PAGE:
2. Next, Jim Watson, an NBC commentator, said the women’s gymnastics team “might as well be standing in the middle of a mall” while talking with each other during the women’s team competition. What an utterly asinine and offensive thing to say! Listen up NBC. While I do hope they enjoy earn some money from endorsements so that they can enjoy a trip to the mall at some point…please refrain in the future from making insensitive, offensive, sexist comments about a team of young women who were clearly gathered to compete for an Olympic gold medal. These young women are the VERY BEST in their sport IN THE WORLD and are competing in the freaking Olympics. About to win the gold. For the second time IN A ROW. These women played as a team, and won as a team. They encouraged each other, and excelled together. No my friends – they were not there to shop. They were there to win.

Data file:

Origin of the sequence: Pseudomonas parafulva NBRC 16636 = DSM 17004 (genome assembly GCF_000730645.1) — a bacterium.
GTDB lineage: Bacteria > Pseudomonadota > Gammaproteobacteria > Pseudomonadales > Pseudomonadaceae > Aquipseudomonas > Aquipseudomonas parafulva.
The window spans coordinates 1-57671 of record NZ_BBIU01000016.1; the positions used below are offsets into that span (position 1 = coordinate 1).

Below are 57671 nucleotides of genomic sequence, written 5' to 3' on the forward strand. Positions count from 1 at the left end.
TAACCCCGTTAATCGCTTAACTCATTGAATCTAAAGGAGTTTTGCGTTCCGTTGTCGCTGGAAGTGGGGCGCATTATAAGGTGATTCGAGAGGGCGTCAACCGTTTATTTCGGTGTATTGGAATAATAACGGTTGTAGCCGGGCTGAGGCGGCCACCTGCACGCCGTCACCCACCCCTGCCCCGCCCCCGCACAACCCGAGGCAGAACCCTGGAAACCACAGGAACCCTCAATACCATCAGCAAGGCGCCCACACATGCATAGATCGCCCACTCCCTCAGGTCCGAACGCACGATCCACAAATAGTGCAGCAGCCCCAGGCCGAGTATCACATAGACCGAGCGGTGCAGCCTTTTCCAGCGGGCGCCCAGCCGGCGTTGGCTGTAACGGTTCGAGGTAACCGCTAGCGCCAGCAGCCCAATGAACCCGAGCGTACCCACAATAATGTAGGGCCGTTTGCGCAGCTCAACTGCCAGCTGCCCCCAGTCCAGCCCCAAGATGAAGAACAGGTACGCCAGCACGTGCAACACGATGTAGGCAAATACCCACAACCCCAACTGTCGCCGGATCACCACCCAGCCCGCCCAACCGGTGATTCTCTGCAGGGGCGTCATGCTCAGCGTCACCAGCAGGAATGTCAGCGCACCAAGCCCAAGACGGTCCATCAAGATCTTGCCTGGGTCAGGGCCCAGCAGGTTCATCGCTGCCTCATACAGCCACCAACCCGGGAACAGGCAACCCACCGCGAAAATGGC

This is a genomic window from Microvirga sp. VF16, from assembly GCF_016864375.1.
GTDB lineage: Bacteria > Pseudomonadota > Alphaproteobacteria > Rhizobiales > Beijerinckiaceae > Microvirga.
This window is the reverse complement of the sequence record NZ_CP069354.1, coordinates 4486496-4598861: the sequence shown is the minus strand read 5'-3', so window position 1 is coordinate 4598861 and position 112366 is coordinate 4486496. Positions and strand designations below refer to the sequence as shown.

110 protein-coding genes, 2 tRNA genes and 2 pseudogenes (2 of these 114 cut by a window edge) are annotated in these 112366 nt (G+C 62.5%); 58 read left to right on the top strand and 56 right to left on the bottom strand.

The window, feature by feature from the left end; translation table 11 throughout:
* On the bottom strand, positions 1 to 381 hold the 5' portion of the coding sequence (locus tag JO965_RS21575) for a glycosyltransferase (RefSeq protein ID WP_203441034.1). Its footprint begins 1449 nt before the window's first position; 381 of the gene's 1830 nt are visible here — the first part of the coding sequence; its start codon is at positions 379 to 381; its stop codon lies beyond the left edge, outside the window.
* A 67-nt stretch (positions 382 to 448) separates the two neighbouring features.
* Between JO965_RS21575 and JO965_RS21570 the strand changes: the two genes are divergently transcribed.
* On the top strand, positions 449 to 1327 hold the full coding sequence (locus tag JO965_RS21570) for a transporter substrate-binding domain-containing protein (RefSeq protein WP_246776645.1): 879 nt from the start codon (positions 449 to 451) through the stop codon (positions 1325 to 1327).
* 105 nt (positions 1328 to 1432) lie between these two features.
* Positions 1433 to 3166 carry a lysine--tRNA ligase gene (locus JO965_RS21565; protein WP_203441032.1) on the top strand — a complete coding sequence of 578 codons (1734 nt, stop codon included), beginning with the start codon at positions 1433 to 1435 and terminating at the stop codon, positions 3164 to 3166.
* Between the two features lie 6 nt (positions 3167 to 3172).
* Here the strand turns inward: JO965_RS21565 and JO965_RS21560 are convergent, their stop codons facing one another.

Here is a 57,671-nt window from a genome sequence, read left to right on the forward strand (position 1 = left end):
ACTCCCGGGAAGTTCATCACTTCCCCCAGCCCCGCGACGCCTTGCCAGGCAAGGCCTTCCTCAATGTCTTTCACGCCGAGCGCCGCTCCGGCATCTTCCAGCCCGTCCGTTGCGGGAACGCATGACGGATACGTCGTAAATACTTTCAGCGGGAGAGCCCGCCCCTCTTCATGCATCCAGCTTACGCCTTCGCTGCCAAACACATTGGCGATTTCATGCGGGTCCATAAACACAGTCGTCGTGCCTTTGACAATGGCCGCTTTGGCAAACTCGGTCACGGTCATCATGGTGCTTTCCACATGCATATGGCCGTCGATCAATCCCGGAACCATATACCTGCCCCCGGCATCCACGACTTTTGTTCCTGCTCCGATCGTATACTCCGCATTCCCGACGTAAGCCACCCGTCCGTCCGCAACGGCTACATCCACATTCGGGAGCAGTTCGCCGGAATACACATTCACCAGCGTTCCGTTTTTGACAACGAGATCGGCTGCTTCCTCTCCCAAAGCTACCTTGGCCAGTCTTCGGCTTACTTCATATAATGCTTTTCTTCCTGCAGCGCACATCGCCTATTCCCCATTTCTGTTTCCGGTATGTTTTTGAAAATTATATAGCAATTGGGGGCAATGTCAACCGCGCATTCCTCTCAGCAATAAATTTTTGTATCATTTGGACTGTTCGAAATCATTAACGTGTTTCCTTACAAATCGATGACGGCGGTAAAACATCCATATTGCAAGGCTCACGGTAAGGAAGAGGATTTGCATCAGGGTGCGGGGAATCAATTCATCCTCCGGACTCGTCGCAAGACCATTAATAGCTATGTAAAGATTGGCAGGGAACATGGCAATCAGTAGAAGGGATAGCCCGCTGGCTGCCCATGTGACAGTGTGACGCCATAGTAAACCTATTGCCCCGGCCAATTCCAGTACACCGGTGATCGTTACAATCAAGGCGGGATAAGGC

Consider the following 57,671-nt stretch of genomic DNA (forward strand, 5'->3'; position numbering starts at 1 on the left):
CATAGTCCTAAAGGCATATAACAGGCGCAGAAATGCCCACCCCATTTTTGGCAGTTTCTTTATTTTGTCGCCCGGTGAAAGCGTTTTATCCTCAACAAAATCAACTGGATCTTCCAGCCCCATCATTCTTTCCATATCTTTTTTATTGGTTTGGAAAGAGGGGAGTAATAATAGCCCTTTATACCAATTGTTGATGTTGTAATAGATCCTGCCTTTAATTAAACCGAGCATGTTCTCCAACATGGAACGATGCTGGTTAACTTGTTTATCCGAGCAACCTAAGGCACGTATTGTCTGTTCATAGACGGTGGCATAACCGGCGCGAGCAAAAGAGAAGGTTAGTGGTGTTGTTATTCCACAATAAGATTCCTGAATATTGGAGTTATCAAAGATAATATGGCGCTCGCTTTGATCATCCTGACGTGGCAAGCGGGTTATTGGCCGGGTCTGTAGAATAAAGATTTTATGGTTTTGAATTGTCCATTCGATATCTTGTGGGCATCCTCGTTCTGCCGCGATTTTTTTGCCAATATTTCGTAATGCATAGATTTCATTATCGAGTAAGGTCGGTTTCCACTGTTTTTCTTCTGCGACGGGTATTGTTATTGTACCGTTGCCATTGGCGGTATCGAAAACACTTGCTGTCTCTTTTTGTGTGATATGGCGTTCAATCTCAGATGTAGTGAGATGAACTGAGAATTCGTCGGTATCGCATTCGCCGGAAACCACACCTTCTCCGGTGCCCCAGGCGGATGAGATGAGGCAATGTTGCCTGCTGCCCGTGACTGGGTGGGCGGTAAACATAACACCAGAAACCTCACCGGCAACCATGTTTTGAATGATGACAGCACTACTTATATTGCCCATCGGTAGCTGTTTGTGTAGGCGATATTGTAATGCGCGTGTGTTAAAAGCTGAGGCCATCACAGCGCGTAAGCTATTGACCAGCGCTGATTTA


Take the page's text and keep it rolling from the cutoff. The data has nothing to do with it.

3. This is one of my favorite headlines of the week: “NBC Blames Women for Late Olympics Broadcast, Extra Commercials” When asked about the rational for not broadcasting the Opening Ceremony live, John Miller, NBC Olympics chief marketing officer, said “The people who watch the Olympics are not particularly sports fans. More women watch the Games than men, and for the women, they’re less interested in the result and more interested in the journey. It’s sort of like the ultimate reality show and mini-series wrapped into one. And to tell the truth, it has been the complaint of a few sports writers. It has not been the complaint of the vast viewing public.” So somehow this is MY fault? That I have to pay for a cable subscription in order to watch my favorite events live online instead of live on TV? Let me be very clear. I will watch the Bachelor when I need my reality TV fix. I AM a sports fan. When I watch the Olympics, I watch for the competition – and am most definitely interested in the result. People – we are the “vast viewing public” and we need to speak up!   By the way, I read that the ratings for the Rio Opening Ceremony were the lowest since 1992. So – let’s learn something here and be better next time, ok?